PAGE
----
The Oxford Dictionary defines Agriculture as the science or practice of farming which could be for the cultivation of crops or rearing of animals and the different processes involved in the value chain of whatever is been farmed.
The history of agriculture as a practice can be traced back over 100,000 years ago to the earlier man during his domestication of food crops and animals. This practice has developed from the use of very crude implements and knowledge to very complex, hybridized and sophisticated processes today.
As at 2018, a survey of over 150 countries by the World Bank showed that the value added by agriculture to the countries was in excess of two trillion dollars.
In Nigeria, the sector is valued at nearly 100 billion dollars as at today. But, despite this valuation which may appear so huge, there are concerns that challenges abound that have forced the country not to achieve her potential in agribusiness.
Is this true?
If yes, what are the challenges?
In a bid to catch up with the ever changing world of innovation in different fields including agriculture, governments at all levels, over the years, have rolled out different schemes, programs and initiatives to ensure maximum productivity and yield.
These include operation feed the nation, the great green wall project, the G-money initiative, anchor borrower schemes among others.
How have these fared?
With succeeding administrations always applauding it’s role in the development of the agro sector, how can one truly tell whether these schemes actually work?
There are concerns that most of the schemes were mere political tools to empower stalwarts of political parties in power as well as apologists of public office holders. Is this true?
Recently, tackles were traded by two officials of the Cross River State Government over the Central Bank of Nigeria’s Accelerated Agricultural Development Scheme, AADS, what were the issues raised?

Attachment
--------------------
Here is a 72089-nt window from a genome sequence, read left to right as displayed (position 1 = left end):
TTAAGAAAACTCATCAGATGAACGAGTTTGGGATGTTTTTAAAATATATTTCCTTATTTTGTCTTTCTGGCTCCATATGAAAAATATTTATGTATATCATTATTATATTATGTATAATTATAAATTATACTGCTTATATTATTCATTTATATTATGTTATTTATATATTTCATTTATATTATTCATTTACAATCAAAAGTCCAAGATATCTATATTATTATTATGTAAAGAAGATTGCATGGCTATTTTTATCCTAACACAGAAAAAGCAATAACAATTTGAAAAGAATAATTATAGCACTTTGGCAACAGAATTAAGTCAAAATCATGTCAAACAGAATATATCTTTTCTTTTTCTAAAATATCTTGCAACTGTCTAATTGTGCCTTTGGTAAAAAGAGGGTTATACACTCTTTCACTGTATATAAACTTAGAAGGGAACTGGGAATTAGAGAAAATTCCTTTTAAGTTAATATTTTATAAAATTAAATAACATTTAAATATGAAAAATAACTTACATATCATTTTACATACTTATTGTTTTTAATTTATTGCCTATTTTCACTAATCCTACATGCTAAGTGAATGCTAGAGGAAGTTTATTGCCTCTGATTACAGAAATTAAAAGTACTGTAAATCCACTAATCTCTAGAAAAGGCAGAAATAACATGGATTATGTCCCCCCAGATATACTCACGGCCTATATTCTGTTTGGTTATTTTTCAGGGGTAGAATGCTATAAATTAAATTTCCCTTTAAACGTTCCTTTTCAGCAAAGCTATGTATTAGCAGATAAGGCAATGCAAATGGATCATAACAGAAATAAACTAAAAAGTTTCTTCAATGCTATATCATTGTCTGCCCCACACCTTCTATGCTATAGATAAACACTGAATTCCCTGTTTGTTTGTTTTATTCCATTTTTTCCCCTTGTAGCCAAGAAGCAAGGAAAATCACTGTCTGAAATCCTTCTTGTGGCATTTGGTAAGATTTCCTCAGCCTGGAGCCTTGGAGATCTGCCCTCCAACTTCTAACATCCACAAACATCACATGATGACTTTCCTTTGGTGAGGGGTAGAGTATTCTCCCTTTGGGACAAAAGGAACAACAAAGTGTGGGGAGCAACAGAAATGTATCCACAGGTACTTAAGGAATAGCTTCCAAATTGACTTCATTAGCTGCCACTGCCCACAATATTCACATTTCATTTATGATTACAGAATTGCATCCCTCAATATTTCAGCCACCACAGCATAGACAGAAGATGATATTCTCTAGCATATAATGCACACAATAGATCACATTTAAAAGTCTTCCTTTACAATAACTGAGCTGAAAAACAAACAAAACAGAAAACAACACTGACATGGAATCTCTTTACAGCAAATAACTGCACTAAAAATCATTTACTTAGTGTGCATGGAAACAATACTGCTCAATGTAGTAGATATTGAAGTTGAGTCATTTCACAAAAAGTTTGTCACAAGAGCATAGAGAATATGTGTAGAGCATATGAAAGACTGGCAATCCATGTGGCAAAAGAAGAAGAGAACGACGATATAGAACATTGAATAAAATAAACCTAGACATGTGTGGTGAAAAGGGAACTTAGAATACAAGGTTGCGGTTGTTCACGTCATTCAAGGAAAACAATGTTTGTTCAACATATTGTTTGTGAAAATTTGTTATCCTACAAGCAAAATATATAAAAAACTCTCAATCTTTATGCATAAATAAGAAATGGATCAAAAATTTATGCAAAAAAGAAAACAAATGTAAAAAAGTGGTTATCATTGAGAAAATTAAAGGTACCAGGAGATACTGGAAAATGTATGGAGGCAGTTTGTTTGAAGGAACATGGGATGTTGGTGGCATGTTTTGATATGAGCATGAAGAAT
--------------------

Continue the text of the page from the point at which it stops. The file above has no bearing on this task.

With agriculture touted as the largest employer of labor and a panacea to the lingering unemployment situation, what is the best approach to ensure that maximum potentials are achieved?
Also, with agricultural land fast shrinking due to migration and development, how can the State and Country position properly to achieve national food security and increase earnings from foreign exchange?
These and more are the focus of this week’s ‘The Dialogue With Agba Jalingo’ with the topic; “The Cross River Agro Sector: Between Controversies, Government Rhetoric And Reality.”
To discuss these and more with us is the Commissioner for Agriculture and Natural Resources in Cross River State, Okon Owuna; the Director General, Migration Control Services in Cross River, Michael Abuo and the Chief Executive Officer of Kalz Farms, Kanjal Godshield.
Join us on Hit 95.9 FM Calabar today, August 16, 2020 from 6:15PM to 7:00PM for the live program.
Call the following numbers to make your contributions and ask questions; 070095944836, 08092444955.
You can also join the conversation on our social media platforms: Follow us on Twitter, @thedialoguecrs and on Instagram @thedialoguecrs.
Listen to the live program anywhere in the world on our Facebook page or on mixlr.com/hitfmcalabar. Like our Facebook page where you can send in your messages.
Include #thedialoguecrs or #tdwaj in your questions and suggestions which will be taken as they come.
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The Commissioner for Agriculture and Natural Resources in Cross River State, Okon Owuna and the Chief Executive Officer of Kalz Farms, Kanjal Godshield were absent as they did not show up in the studio and their numbers were off.
Listen to podcast below.
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